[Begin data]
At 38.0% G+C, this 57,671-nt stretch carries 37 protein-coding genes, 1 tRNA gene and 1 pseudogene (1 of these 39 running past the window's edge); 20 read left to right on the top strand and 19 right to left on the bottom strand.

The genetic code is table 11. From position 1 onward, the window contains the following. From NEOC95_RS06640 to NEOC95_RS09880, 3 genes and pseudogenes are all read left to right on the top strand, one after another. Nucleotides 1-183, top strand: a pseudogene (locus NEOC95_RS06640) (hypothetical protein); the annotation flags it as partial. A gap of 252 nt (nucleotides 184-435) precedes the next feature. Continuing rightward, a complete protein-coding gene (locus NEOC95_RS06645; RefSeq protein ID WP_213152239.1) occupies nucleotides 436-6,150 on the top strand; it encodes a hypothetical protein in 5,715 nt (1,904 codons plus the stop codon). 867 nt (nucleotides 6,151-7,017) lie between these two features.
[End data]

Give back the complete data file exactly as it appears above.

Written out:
At 38.0% G+C, this 57,671-nt stretch carries 37 protein-coding genes, 1 tRNA gene and 1 pseudogene (1 of these 39 running past the window's edge); 20 read left to right on the top strand and 19 right to left on the bottom strand.

The genetic code is table 11. From position 1 onward, the window contains the following. From NEOC95_RS06640 to NEOC95_RS09880, 3 genes and pseudogenes are all read left to right on the top strand, one after another. Nucleotides 1-183, top strand: a pseudogene (locus NEOC95_RS06640) (hypothetical protein); the annotation flags it as partial. A gap of 252 nt (nucleotides 184-435) precedes the next feature. Continuing rightward, a complete protein-coding gene (locus NEOC95_RS06645; RefSeq protein ID WP_213152239.1) occupies nucleotides 436-6,150 on the top strand; it encodes a hypothetical protein in 5,715 nt (1,904 codons plus the stop codon). 867 nt (nucleotides 6,151-7,017) lie between these two features.